SANTO DOMINGO, Dominican Republic (sentinel.ht) – A feat that should have brought joy to sports fans throughout his homeland, reignited a national debate about nationality, race, and who qualifies as Dominican.
Despite being born and raised in Bayaguana, Dominican Republic, Luisito Pie was immediately questioned on Dominican media and social media about his Spanish, his last name, and the fact that his father’s family came from Haiti.
Pie dedicated his bronze medal to “the ten million Dominicans,” and waved a Dominican flag proudly in celebration, but his Haitian heritage meant, for some, that his allegiance to the country could not be trusted.
Luisito and his family, confident in their status as Dominicans, stayed, though they weren’t safe from harassment. Many did flee, fearing violent persecution. Many more stayed, but became legally second-class citizens.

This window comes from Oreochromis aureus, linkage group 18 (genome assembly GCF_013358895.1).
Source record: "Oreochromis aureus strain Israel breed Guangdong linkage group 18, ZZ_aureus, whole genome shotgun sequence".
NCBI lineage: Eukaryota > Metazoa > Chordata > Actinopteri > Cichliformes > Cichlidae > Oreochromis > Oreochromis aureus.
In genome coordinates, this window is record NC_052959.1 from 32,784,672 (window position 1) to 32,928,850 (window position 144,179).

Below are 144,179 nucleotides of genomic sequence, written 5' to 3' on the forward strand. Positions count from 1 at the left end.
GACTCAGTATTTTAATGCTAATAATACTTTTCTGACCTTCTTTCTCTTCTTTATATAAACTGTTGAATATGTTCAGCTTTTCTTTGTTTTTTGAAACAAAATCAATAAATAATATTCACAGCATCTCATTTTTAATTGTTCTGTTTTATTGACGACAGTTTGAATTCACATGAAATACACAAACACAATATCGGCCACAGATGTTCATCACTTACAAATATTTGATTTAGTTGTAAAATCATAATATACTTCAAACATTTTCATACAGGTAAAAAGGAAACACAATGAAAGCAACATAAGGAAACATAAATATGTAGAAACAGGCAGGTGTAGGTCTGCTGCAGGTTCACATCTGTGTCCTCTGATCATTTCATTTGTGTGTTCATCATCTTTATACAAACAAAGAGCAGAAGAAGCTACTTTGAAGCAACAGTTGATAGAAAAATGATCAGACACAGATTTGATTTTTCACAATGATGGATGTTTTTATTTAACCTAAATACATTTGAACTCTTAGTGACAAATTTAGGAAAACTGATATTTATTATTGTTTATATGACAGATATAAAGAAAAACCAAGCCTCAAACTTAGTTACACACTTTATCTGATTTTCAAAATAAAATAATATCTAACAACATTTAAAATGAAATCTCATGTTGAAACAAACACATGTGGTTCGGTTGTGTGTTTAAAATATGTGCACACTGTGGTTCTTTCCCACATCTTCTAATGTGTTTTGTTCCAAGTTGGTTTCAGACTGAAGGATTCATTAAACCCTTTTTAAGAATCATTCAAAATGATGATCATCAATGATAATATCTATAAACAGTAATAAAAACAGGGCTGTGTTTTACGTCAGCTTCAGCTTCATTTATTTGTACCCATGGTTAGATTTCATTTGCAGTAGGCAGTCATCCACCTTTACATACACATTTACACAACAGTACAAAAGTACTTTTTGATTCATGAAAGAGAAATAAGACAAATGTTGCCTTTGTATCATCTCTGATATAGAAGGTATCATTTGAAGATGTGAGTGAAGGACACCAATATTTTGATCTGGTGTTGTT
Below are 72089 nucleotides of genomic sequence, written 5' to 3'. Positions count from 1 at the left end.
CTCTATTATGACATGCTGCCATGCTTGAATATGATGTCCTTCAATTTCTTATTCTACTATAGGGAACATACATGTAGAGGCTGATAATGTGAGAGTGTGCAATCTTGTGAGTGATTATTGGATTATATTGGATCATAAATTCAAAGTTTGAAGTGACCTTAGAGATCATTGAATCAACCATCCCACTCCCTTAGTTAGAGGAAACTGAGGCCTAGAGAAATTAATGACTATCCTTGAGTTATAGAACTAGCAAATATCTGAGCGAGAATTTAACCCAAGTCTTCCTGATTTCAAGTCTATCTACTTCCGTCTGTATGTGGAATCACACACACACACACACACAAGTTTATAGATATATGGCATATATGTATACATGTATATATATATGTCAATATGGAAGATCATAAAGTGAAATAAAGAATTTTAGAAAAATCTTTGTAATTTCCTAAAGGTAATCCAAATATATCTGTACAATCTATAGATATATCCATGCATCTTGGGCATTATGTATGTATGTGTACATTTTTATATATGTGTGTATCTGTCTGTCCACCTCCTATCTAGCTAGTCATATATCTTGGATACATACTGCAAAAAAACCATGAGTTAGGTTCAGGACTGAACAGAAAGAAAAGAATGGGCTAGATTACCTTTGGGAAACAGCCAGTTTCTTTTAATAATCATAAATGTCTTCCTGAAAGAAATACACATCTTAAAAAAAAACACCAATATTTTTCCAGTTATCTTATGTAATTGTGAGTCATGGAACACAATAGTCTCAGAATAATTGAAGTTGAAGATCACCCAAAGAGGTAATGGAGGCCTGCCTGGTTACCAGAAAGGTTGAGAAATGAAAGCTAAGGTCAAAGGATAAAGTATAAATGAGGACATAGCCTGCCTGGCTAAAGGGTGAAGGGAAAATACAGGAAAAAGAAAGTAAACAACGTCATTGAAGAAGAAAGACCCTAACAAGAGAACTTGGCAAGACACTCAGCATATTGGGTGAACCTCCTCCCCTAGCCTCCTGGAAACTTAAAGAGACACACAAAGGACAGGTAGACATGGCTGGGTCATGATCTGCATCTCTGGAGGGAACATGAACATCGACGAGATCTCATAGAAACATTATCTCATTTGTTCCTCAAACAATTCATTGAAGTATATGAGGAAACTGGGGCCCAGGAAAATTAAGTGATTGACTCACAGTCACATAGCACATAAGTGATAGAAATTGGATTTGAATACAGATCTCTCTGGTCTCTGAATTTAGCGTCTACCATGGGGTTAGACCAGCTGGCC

According to his family, Pie was almost denied a passport to go compete at the Central American Games in Veracruz, Mexico, in 2014. The family also said that the Taekwondo Federation interceded, and he was eventually allowed to receive his passport and go to Mexico, where he won a gold medal.
Back then, Pie’s Dominican-ness was also questioned, and many commented that Luisito, despite being Dominican-born and having Dominican citizenship, should be competing for Haiti. He, nonetheless, said then that he felt sure and proud of his Dominican roots, and that he paid no mind to negative comments.
After winning his first Olympic medal (the seventh ever for his country), Pie similarly spoke of the pride he feels for representing the Dominican Republic. But, unfortunately, as a black Dominican of humble background, he’s still victim of a prevalent kind of discrimination that targets both ethnicity and race.
Read full article by Pablo Medina Uribe